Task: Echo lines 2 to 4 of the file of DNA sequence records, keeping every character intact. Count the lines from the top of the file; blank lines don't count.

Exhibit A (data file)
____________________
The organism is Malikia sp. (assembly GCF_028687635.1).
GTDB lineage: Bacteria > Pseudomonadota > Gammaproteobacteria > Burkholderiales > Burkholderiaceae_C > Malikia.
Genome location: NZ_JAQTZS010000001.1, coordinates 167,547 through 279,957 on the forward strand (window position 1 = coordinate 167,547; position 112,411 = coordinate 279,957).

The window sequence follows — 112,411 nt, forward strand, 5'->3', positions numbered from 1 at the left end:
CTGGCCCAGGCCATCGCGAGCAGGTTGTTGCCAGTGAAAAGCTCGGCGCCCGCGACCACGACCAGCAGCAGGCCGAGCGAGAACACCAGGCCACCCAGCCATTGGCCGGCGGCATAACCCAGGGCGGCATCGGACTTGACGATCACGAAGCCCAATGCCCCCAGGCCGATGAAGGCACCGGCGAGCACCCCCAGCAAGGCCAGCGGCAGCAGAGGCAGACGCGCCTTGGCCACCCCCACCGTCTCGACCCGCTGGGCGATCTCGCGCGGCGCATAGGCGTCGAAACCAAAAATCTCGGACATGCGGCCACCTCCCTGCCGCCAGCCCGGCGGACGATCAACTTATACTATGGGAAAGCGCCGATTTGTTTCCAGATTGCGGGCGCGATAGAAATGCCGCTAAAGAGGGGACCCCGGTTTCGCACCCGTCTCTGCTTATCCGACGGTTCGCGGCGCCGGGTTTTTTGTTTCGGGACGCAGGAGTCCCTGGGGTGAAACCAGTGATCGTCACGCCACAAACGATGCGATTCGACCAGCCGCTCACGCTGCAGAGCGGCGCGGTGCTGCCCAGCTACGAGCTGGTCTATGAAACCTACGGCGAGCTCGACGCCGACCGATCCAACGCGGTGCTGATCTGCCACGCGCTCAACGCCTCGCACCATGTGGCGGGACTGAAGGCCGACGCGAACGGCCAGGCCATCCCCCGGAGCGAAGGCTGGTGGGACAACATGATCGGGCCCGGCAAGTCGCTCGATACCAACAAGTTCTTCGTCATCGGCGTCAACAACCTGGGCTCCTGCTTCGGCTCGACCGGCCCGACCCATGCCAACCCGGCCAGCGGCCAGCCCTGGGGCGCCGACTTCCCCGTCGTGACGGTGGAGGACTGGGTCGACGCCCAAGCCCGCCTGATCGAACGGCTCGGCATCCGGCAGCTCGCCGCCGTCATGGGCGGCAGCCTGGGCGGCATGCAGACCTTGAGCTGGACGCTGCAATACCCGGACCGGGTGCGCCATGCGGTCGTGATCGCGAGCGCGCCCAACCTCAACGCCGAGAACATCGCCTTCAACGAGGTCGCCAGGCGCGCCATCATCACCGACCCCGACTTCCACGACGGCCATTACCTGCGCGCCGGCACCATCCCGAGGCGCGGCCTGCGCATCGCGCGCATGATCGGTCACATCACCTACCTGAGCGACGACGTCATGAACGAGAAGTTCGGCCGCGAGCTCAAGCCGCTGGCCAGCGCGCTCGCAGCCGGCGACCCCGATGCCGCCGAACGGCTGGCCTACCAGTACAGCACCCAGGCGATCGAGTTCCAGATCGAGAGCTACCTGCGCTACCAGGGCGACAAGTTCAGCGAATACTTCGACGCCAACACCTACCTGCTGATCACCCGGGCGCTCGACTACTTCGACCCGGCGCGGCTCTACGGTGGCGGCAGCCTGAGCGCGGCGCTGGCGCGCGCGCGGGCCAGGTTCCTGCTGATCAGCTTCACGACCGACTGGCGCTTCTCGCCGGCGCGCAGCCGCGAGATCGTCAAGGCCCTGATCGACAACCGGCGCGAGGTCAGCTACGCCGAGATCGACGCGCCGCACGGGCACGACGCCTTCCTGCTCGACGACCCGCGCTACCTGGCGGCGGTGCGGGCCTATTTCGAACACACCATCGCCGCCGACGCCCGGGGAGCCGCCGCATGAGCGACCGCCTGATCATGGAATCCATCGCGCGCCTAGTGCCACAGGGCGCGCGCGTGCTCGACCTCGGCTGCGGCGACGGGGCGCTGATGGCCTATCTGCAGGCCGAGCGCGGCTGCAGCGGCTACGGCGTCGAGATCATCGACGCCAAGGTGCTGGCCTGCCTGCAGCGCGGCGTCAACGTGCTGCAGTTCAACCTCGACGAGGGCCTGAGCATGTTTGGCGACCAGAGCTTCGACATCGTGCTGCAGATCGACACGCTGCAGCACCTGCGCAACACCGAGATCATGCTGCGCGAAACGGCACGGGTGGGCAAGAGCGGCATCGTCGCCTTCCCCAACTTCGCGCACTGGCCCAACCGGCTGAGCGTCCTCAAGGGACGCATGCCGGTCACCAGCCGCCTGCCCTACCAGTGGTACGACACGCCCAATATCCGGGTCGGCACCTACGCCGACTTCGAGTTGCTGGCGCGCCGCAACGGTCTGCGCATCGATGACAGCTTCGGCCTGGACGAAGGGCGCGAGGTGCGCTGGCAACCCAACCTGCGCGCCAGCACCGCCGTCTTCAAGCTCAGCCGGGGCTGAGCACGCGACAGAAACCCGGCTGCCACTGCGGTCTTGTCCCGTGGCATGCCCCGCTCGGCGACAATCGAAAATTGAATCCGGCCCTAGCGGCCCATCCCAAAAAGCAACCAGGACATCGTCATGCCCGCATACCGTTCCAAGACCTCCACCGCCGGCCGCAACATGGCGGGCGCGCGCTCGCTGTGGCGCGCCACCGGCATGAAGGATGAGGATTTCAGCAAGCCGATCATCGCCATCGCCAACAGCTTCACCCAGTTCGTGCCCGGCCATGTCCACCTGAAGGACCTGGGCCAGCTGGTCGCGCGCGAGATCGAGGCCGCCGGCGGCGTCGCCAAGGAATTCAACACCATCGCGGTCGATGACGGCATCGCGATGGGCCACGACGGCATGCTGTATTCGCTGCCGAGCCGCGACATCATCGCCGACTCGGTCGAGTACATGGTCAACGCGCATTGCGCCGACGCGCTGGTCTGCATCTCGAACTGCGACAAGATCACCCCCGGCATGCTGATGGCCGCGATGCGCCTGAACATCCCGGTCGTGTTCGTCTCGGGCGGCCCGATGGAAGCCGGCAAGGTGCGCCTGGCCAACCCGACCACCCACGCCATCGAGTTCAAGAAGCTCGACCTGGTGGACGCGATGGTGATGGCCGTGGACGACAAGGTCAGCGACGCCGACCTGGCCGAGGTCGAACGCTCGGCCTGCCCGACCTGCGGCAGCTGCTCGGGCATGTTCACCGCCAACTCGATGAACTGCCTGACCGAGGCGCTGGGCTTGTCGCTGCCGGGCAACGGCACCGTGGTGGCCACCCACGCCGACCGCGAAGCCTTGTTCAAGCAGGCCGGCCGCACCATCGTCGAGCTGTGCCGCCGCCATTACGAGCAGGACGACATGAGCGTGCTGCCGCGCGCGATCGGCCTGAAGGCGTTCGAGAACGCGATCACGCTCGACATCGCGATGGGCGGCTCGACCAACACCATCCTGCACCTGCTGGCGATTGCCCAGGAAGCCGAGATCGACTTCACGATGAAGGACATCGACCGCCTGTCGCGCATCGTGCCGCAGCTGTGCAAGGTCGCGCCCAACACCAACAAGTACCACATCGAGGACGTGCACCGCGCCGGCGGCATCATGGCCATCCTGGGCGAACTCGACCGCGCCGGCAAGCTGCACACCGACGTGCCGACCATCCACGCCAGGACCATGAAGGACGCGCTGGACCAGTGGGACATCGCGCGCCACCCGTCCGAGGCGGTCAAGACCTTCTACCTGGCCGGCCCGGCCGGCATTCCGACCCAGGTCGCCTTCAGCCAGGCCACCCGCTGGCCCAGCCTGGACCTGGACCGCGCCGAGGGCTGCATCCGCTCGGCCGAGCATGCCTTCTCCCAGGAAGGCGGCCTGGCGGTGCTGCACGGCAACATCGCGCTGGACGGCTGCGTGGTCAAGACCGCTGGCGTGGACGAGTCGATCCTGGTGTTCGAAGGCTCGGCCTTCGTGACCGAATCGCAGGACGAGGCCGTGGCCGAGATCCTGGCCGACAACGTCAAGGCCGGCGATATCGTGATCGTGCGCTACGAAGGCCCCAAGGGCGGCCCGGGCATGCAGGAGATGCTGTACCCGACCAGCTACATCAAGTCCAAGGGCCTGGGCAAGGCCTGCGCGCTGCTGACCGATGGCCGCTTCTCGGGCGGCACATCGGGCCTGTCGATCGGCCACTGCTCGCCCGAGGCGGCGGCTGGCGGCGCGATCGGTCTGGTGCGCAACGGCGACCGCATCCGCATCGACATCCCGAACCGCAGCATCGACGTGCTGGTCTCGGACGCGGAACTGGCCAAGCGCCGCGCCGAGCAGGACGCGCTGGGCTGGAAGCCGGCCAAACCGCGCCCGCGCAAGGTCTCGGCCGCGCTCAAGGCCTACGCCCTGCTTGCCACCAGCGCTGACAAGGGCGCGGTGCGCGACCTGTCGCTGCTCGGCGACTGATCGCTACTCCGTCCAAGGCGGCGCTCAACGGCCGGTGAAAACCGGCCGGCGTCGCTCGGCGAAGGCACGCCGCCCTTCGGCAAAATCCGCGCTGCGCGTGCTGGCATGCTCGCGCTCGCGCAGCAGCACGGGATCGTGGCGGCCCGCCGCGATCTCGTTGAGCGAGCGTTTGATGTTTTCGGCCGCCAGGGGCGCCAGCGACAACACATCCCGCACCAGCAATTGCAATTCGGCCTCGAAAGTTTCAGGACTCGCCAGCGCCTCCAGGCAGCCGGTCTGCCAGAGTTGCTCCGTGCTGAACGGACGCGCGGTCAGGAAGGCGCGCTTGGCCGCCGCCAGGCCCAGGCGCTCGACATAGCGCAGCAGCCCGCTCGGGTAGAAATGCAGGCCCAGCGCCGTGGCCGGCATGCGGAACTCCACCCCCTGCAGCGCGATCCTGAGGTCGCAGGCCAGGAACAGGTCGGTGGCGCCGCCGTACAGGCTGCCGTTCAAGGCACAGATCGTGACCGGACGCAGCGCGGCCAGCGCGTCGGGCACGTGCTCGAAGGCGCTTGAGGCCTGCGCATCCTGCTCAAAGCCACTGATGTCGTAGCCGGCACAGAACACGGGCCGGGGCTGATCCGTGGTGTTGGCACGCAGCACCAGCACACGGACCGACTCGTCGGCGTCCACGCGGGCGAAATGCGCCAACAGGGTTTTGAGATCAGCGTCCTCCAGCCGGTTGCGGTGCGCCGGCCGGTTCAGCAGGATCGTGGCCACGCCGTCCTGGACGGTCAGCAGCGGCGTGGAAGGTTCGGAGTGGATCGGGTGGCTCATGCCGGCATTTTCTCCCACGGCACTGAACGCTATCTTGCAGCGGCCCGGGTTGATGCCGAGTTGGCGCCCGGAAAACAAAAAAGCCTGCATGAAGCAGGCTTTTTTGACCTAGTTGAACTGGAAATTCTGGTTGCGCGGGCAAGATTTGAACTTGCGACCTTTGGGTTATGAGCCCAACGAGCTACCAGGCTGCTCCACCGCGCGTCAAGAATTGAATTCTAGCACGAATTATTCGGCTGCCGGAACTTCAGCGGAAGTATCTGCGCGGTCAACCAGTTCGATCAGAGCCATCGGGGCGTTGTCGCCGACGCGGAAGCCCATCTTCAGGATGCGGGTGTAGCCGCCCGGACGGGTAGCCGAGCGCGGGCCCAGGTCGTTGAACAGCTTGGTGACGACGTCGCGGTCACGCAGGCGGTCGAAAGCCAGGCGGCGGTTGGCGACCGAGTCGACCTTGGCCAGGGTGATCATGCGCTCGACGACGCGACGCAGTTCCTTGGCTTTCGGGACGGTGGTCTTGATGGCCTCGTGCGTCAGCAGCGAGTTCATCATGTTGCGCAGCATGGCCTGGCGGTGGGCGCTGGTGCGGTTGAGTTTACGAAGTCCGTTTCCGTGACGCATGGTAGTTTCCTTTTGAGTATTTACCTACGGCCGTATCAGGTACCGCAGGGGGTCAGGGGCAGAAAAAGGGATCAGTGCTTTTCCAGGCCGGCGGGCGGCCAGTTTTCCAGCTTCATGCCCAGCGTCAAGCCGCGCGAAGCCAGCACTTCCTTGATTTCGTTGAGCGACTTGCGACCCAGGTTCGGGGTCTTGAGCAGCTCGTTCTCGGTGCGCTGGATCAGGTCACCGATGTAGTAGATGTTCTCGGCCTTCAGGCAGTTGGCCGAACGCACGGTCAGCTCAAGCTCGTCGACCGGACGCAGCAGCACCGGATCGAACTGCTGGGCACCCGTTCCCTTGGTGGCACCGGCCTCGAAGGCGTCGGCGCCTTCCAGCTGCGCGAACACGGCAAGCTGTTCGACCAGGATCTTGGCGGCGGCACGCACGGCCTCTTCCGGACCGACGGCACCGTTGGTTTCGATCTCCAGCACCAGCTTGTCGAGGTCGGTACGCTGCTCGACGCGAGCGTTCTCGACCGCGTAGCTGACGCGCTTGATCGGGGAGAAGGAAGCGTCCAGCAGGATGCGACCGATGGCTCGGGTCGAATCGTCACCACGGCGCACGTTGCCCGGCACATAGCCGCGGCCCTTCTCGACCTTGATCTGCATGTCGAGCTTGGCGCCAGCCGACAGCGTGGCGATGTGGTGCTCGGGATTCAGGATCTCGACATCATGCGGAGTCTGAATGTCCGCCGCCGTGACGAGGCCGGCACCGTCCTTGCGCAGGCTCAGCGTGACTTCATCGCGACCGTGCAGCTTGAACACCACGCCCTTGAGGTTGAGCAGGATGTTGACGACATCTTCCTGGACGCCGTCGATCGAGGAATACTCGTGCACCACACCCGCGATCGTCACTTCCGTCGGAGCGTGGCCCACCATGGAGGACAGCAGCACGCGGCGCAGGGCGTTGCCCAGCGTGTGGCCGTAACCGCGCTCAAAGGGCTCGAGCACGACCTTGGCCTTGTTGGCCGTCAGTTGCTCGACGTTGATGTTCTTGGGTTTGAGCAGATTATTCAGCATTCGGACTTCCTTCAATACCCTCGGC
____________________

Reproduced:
GTDB lineage: Bacteria > Pseudomonadota > Gammaproteobacteria > Burkholderiales > Burkholderiaceae_C > Malikia.
Genome location: NZ_JAQTZS010000001.1, coordinates 167,547 through 279,957 on the forward strand (window position 1 = coordinate 167,547; position 112,411 = coordinate 279,957).

The window sequence follows — 112,411 nt, forward strand, 5'->3', positions numbered from 1 at the left end: